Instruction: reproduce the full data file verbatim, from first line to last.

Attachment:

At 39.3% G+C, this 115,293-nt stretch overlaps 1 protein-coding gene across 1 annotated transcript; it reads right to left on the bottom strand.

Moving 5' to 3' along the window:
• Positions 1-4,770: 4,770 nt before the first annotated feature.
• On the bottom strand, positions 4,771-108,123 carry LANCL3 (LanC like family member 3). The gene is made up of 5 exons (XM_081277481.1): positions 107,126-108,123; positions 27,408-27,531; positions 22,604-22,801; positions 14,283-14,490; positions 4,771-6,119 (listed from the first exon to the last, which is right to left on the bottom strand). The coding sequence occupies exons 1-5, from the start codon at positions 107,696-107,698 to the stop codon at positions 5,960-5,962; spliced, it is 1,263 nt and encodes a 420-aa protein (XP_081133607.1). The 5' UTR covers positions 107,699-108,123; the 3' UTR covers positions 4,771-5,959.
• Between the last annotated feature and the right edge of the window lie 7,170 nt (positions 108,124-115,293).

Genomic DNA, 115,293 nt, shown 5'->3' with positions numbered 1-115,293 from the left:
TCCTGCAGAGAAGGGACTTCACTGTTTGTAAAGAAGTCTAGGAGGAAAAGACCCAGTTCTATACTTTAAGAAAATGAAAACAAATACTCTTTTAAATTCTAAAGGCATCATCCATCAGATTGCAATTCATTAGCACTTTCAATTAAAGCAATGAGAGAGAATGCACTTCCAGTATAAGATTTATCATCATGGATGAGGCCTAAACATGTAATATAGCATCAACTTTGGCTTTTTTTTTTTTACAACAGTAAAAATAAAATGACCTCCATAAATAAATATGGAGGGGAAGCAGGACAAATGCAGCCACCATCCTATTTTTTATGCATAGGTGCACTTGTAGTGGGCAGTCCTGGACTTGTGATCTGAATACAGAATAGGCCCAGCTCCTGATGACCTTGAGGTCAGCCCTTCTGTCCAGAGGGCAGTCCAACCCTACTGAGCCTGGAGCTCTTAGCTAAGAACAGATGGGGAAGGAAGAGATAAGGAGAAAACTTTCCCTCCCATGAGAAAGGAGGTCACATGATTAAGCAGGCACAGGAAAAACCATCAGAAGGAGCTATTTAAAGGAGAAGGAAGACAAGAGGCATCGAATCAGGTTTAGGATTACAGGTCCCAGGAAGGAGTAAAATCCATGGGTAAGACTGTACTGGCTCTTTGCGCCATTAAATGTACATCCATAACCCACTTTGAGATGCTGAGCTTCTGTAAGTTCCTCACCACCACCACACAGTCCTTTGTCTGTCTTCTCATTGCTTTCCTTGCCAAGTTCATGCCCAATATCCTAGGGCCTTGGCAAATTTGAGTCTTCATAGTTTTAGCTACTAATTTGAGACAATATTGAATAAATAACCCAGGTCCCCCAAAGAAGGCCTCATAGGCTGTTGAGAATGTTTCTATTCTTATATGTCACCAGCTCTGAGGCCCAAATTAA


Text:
At 39.3% G+C, this 115,293-nt stretch overlaps 1 protein-coding gene across 1 annotated transcript; it reads right to left on the bottom strand.

Moving 5' to 3' along the window:
• Positions 1-4,770: 4,770 nt before the first annotated feature.
• On the bottom strand, positions 4,771-108,123 carry LANCL3 (LanC like family member 3). The gene is made up of 5 exons (XM_081277481.1): positions 107,126-108,123; positions 27,408-27,531; positions 22,604-22,801; positions 14,283-14,490; positions 4,771-6,119 (listed from the first exon to the last, which is right to left on the bottom strand). The coding sequence occupies exons 1-5, from the start codon at positions 107,696-107,698 to the stop codon at positions 5,960-5,962; spliced, it is 1,263 nt and encodes a 420-aa protein (XP_081133607.1). The 5' UTR covers positions 107,699-108,123; the 3' UTR covers positions 4,771-5,959.
• Between the last annotated feature and the right edge of the window lie 7,170 nt (positions 108,124-115,293).

Genomic DNA, 115,293 nt, shown 5'->3' with positions numbered 1-115,293 from the left:
TCCTGCAGAGAAGGGACTTCACTGTTTGTAAAGAAGTCTAGGAGGAAAAGACCCAGTTCTATACTTTAAGAAAATGAAAACAAATACTCTTTTAAATTCTAAAGGCATCATCCATCAGATTGCAATTCATTAGCACTTTCAATTAAAGCAATGAGAGAGAATGCACTTCCAGTATAAGATTTATCATCATGGATGAGGCCTAAACATGTAATATAGCATCAACTTTGGCTTTTTTTTTTTTACAACAGTAAAAATAAAATGACCTCCATAAATAAATATGGAGGGGAAGCAGGACAAATGCAGCCACCATCCTATTTTTTATGCATAGGTGCACTTGTAGTGGGCAGTCCTGGACTTGTGATCTGAATACAGAATAGGCCCAGCTCCTGATGACCTTGAGGTCAGCCCTTCTGTCCAGAGGGCAGTCCAACCCTACTGAGCCTGGAGCTCTTAGCTAAGAACAGATGGGGAAGGAAGAGATAAGGAGAAAACTTTCCCTCCCATGAGAAAGGAGGTCACATGATTAAGCAGGCACAGGAAAAACCATCAGAAGGAGCTATTTAAAGGAGAAGGAAGACAAGAGGCATCGAATCAGGTTTAGGATTACAGGTCCCAGGAAGGAGTAAAATCCATGGGTAAGACTGTACTGGCTCTTTGCGCCATTAAATGTACATCCATAACCCACTTTGAGATGCTGAGCTTCTGTAAGTTCCTCACCACCACCACACAGTCCTTTGTCTGTCTTCTCATTGCTTTCCTTGCCAAGTTCATGCCCAATATCCTAGGGCCTTGGCAAATTTGAGTCTTCATAGTTTTAGCTACTAATTTGAGACAATATTGAATAAATAACCCAGGTCCCCCAAAGAAGGCCTCATAGGCTGTTGAGAATGTTTCTATTCTTATATGTCACCAGCTCTGAGGCCCAAATTAA